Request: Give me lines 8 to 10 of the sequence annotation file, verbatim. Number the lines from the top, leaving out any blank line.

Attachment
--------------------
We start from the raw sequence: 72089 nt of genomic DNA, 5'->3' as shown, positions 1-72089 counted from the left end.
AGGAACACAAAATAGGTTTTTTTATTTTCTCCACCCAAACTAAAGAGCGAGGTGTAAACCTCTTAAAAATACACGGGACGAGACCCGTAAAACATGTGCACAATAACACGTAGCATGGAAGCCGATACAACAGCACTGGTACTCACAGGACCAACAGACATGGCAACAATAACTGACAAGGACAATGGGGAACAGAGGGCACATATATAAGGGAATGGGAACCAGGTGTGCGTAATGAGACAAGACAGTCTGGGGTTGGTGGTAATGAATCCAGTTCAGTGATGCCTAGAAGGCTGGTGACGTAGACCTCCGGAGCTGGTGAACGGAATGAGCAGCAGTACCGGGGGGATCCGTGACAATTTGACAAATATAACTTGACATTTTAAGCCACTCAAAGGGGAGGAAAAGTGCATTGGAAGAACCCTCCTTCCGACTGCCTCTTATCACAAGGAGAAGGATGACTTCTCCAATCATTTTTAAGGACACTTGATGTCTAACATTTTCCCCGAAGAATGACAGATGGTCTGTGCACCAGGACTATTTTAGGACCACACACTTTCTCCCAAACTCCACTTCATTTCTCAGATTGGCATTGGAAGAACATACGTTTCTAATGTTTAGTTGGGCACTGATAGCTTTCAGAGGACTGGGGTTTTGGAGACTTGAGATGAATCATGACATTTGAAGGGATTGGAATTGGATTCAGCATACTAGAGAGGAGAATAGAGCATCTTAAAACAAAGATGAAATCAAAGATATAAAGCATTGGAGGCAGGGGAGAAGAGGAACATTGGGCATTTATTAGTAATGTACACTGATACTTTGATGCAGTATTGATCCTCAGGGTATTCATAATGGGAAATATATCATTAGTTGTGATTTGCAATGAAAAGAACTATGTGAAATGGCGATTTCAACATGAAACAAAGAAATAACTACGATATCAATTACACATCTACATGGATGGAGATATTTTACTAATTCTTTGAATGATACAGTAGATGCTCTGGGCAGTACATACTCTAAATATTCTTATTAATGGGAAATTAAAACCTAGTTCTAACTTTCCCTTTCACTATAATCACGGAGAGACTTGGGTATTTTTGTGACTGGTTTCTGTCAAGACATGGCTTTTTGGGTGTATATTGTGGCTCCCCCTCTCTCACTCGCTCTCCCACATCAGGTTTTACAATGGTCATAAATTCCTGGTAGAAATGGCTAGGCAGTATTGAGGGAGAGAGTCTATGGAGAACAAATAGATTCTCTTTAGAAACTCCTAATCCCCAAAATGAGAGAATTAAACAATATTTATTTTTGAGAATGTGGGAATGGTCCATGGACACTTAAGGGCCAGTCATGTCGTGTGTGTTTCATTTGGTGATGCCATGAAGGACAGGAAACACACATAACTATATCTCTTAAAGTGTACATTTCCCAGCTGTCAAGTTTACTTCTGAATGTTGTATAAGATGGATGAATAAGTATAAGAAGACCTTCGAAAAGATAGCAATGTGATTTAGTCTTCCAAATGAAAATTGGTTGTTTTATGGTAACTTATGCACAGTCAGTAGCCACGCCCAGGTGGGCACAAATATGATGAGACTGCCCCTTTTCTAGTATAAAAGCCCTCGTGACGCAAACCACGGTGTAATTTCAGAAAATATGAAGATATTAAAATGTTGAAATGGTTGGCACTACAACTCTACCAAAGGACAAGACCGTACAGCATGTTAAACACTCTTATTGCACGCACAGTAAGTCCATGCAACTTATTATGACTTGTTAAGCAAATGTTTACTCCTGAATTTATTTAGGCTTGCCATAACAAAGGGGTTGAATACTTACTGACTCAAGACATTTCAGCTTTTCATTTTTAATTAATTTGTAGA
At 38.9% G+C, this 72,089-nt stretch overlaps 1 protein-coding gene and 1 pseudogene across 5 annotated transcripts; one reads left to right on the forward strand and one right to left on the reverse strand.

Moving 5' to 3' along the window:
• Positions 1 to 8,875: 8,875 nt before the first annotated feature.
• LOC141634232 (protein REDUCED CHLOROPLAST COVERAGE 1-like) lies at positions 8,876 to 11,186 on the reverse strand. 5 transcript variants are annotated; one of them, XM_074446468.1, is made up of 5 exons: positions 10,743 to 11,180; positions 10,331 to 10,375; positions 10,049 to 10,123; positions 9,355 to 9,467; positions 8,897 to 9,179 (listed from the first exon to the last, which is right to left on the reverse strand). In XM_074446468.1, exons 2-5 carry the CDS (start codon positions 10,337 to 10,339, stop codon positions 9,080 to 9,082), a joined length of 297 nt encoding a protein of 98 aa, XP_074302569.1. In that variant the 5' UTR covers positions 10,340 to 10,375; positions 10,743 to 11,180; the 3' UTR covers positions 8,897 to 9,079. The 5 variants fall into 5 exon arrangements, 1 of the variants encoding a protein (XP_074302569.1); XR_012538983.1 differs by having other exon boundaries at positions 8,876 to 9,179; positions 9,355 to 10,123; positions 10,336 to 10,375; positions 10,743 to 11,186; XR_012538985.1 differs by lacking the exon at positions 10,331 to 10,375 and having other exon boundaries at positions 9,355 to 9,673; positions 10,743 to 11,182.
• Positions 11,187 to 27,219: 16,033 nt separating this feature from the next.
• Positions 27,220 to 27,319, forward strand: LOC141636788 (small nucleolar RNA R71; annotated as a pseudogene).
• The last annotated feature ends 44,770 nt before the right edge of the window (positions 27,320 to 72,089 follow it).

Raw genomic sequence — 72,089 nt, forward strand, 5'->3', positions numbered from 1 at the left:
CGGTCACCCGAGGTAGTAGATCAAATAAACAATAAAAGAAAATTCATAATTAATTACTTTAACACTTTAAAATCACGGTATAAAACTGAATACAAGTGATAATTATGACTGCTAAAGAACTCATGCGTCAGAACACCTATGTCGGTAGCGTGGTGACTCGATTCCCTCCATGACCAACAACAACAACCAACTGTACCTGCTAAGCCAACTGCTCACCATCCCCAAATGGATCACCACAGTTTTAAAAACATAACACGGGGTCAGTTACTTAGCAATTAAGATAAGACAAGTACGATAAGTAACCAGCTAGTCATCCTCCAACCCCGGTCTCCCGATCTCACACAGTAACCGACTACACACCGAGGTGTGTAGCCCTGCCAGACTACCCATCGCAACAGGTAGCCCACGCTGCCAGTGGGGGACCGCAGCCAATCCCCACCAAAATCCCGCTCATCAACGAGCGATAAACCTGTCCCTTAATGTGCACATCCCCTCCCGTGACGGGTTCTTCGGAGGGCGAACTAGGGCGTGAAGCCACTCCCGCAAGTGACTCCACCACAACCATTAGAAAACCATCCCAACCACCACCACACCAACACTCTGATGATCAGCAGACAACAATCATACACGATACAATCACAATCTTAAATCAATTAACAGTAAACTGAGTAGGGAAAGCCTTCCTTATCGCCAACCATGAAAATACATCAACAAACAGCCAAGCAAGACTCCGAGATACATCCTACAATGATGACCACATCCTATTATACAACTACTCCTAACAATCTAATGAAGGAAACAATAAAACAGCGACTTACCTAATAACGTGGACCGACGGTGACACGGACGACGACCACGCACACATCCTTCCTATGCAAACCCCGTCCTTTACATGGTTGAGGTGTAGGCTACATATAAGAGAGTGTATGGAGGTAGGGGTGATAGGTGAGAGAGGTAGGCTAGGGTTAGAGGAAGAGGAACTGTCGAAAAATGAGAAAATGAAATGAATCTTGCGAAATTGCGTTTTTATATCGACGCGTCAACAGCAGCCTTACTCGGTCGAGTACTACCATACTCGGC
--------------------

• Positions 27,220 to 27,319, forward strand: LOC141636788 (small nucleolar RNA R71; annotated as a pseudogene).
• The last annotated feature ends 44,770 nt before the right edge of the window (positions 27,320 to 72,089 follow it).

Raw genomic sequence — 72,089 nt, forward strand, 5'->3', positions numbered from 1 at the left: